Financial Aid: Figuring out What You are Actually Paying for College
This month, we have talked about College Financial AID and how the numbers are worked up. We have been dealing with what is called “Need” and what kind of aid is available to fill this gap. Last week, we talked about government aid. This week, we will briefly discuss grants available from the colleges themselves.
Grants usually come in the form of “Merit” based aid. Merit aid goes to students that the colleges or universities are targeting to add to their student body. This typically goes to students that work on positioning the 5 different college entrance requirements: high school grades, SAT scores, extracurricular activities, letters of recommendation and the college entrance essay. For the students that meet these entrance hurdles, colleges can target certain students in the upper qualification echelon with a percentage of aid to meet their “Need.” (Bear in mind that the family still has to pay the Effective Family Contribution (EFC)). So, when you receive offers from the universities or colleges, their grants will be working on this perceived “Need.”
Here is where you have to be careful regarding the award letters. As mentioned earlier, some letters do not have very accurate Cost of Attendance figures, making the real cost higher then what they send you. Other offers with wrap in various student loans as part of the offer so it becomes important to read the fine print to see exactly what real money is coming out of the schools’ pocket and what will ultimately come out of your pocket and then make a comparison between the schools you are looking at. You may find that one offer that appears to look equal to another has a bottom line that actually has you paying more dollars due to various loans and work programs. Next week we will mention some ways to attempt to get the schools to up the grant.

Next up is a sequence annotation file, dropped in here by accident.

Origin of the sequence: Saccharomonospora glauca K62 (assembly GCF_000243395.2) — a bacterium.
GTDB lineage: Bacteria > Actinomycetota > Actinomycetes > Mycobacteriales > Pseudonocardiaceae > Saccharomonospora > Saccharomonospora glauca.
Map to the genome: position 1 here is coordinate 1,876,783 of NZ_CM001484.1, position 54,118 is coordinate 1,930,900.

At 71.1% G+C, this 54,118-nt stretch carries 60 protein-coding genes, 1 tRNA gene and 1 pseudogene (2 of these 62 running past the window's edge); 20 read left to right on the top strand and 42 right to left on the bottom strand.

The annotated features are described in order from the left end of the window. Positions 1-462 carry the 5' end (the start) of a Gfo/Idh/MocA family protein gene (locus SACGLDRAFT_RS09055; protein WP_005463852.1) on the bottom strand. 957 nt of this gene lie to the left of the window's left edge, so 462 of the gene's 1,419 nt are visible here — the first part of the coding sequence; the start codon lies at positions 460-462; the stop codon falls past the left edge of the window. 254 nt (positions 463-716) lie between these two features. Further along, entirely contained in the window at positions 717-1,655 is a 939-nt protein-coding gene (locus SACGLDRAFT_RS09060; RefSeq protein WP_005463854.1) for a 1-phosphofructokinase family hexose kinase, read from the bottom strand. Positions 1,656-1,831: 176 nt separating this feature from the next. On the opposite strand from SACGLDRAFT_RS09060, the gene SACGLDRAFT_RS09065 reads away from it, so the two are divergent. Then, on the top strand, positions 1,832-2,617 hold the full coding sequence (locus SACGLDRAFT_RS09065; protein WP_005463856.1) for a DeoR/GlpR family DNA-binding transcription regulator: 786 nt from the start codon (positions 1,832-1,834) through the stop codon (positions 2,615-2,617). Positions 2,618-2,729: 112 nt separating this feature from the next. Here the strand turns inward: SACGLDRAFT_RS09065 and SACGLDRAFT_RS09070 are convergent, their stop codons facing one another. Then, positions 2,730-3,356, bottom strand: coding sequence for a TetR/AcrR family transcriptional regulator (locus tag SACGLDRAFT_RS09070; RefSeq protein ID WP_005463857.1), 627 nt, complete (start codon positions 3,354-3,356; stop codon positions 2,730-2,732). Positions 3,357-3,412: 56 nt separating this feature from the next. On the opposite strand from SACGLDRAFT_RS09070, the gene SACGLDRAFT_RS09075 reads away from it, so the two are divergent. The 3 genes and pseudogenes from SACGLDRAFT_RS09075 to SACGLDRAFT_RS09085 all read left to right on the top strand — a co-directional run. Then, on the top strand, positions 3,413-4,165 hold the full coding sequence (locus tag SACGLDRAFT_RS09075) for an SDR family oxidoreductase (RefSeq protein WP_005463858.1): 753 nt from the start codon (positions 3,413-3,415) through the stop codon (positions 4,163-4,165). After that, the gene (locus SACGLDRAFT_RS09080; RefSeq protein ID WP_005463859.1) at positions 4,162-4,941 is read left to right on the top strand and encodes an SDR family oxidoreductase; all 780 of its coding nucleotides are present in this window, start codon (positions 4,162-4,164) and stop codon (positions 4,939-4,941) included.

As you receive offers from schools, make a spread sheet that deals with what you believe is the real cost of attendance, your EFC, the perceived need, the actual grant from the college, the loans that need to be taken out, the contributions based on work-study programs and any other values that you believe you may experience and then calculate how much the real cost for each school. Now you will have a valid cost comparison. I would be glad to review the offers you receive and see how they compare.
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